Website portfolio update | Latest Work

by Kristel Schneider

Spring time, the season of colors and new life.
For me the time where I focus a lot on flower photography, especially the last couple of weeks I visited my favorite flower ‘hotspots’ in the area
I was happy to see that the wild orchids were doing very good this year, some species came out even too early for me as they were already to damaged to photograph.
Nature is acting pretty unpredictable over the last couple of years and the flora is adapting better to this than our nature flower guides. So it is better to see for yourself and look when
certain species are out or not. Because of the weather (hot, warm, wet, wind) I returned to the flower areas a couple of times to see  their blooming status and to have better photography light conditions.

Today I updated my portfolio | Latest Work, to give you a small overview of what I have been photographing lately.
Feel free to have a look at my website





Color Transformation

Color Transformation
by Kristel Schneider

This weekend I met, for the first time the members of  Massifs Centraux (a collective from four local Photographers). Together we explored an area nearby the Mont-Dore (Auvergne -France), Col de Guéry. Although the calender tells us we are in Spring, the weather is reacting differently with colder temperatures.  Between rain showers and thunderstorms I  was able  to take some images.

The Col de Guéry , is located in a regional nature park, Volcans d’Auvergne.
Due to the altitude (1268) and the colder Spring temperatures you can see that the tree tops in the Col de Guéry show a different color pallet then in lower parts of the Auvergne, where you already can see the different tints of green.
The leaf buds in the valley are still closed and the colors are gradually transforming from a  nice red pastel color glow to different tints of green. But before we can see the green leafs we still  have to wait a couple more weeks.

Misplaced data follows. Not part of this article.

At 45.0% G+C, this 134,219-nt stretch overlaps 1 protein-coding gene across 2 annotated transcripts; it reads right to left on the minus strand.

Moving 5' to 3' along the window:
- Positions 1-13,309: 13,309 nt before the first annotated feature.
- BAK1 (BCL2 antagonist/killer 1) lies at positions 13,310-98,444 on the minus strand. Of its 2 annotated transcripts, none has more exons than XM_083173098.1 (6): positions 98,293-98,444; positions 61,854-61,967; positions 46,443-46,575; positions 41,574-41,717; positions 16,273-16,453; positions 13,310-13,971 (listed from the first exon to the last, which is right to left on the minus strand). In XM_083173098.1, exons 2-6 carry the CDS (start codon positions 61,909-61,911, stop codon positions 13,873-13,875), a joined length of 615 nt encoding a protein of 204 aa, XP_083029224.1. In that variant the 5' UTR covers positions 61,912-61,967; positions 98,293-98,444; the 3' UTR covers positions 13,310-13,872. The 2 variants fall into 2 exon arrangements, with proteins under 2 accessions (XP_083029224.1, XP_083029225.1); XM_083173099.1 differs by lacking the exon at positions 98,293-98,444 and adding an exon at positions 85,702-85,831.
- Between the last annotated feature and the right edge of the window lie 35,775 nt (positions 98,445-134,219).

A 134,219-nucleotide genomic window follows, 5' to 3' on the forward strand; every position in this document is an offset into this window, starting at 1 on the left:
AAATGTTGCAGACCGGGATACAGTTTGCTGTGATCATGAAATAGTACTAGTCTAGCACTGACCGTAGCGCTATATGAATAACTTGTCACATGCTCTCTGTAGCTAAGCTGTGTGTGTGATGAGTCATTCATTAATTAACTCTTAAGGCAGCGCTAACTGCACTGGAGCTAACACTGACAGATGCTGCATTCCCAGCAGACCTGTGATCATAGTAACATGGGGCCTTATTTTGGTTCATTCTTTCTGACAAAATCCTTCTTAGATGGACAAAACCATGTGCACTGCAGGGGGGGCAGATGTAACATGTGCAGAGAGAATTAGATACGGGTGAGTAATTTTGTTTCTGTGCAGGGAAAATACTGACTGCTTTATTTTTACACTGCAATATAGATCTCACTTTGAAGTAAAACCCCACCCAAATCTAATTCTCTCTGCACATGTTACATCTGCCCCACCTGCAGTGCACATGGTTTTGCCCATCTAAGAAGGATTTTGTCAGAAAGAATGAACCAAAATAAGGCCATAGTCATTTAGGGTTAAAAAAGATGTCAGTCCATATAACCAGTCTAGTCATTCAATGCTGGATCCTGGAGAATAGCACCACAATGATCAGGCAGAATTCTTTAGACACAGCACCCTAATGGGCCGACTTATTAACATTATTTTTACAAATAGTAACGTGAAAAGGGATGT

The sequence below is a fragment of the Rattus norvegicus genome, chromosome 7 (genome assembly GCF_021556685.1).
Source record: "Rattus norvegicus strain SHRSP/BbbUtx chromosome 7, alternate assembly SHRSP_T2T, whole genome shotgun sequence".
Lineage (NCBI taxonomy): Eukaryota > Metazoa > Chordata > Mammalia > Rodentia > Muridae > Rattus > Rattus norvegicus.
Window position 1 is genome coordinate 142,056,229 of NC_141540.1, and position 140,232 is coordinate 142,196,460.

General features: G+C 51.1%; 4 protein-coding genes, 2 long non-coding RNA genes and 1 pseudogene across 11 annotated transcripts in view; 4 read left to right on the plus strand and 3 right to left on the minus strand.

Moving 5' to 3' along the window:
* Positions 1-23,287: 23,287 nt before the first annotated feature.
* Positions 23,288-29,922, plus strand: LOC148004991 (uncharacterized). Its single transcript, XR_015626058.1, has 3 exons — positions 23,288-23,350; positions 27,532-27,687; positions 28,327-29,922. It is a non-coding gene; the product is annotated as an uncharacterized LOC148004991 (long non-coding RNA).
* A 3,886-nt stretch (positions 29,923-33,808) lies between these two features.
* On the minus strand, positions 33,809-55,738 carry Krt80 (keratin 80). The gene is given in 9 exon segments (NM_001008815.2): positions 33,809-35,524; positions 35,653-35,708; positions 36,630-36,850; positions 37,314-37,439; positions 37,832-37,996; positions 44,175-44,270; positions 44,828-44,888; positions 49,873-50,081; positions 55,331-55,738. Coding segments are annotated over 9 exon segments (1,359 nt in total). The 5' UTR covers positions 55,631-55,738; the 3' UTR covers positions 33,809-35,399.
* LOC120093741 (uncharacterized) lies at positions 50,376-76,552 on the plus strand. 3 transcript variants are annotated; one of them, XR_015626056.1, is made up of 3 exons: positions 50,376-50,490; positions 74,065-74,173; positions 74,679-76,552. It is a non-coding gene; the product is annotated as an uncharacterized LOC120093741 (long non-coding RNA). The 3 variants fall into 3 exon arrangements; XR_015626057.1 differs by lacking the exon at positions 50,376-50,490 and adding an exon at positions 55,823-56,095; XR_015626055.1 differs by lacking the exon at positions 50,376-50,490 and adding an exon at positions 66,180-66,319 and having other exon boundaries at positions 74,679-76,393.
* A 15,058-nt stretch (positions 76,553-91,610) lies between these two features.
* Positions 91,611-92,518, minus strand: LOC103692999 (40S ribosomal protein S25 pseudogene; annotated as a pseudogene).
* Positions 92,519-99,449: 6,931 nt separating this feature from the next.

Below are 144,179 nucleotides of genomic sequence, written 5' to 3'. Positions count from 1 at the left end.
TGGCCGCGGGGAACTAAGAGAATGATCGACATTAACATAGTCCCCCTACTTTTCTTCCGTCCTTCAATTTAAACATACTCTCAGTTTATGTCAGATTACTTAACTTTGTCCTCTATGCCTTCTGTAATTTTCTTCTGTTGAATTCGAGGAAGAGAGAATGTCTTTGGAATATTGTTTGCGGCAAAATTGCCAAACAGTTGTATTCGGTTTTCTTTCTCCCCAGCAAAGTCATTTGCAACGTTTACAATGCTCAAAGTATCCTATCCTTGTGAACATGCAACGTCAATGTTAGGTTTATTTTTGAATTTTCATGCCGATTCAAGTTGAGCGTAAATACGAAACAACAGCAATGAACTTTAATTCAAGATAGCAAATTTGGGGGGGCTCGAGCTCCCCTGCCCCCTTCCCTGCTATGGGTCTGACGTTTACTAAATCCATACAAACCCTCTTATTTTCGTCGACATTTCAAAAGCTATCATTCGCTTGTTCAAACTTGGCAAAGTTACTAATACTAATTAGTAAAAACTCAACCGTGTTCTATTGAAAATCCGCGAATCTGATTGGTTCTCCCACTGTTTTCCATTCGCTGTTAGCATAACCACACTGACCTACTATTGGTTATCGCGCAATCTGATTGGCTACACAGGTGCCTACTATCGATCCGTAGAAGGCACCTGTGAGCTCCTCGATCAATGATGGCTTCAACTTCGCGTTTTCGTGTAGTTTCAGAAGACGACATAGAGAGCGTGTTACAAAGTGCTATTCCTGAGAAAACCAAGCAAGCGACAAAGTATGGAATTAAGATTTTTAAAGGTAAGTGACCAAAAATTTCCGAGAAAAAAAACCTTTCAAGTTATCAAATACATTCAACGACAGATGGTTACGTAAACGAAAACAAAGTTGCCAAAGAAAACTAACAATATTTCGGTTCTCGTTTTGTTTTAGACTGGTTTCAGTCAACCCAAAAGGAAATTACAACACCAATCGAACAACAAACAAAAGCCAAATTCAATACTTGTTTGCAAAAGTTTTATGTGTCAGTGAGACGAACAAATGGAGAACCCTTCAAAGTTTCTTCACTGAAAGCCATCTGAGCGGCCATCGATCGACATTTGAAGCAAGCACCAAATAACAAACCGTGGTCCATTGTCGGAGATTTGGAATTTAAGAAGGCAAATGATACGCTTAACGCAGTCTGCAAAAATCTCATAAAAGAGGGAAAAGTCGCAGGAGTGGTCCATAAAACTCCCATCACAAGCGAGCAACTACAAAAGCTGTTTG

Images are taken with Canon 5DMII, 24-105 MM  and Canon 300 L mm.

Nature Photo Festival Montier-en-Der

Montier en Der
International Nature Photo Festival 2011
By Kristel Schneider

(all images Nokia phone uploads)

From the 17th till the 20th of November Montier-en-Der (and some surrounding villages)  was  full of life. In the village the festival spread over many different locations, from the city hall to the local schools and other halls. Outside you could enjoy some great outdoor exhibitions for free.  The overall program was very thorough. You could attend conferences, video/film projections, animations and lots of beautiful nature photo exhibitions.

During the festival I met some nice new photographers and I could speak to people I had met on from the social medias on the Internet. A Photo festival provides you with not only inspiration but also good networking possibilities.

In my opinion a couple of exhibitions stood out,  especially those of :

  • Olivier Seydoux, a great show called ‘Latitudes Nord‘, which displayed images from countries 60º and 70º latitude North.
  • Werner Bollmann, presented his new exhibition ‘Nordic Moments‘ with images from Sweden, Norway and Finland.
  • Ludmila Espiaube, ‘Hokkiado, out of the white’, images from a region in Japan under the snow, taken in an artistic, pure and beautiful way.
  • Stéphanne Hette and Paul Starosta, ‘Terre de contraste’ a combined show featuring amazing work on insects. Paul’s work was new from me. Stéphanne whom I had interviewed here on Visions and Nature and his work keep amazing me.
  • Serge Deboffle, ‘L’art et les oiseaux’, his show was interesting in the way he captured the movement of birds in flight.  I liked the ‘arty look’ of his images  and he inspired me to try out some techniques to get ‘movement’ images myself. (But that I will explain in the next Blog post).

Link French Television France 3

Autumn Photography

Autumn Photography
by Kristel Schneider

Autumn, one of the most beautiful seasons of the year. A season full with colors and atmosphere .

Every year the Autumn season makes a photographer’s heart go faster and every year is different. This year the season was late, the climate was too warm to bring out the nice autumn colors on the trees. But when the trees finally are at their best, photographers have to act quick because the top season does not last long. Rain and wind can destroy the scenery overnight.  The sun is not always required for Autumn photography an overcast day and mist are great weather conditions to get these colors popup.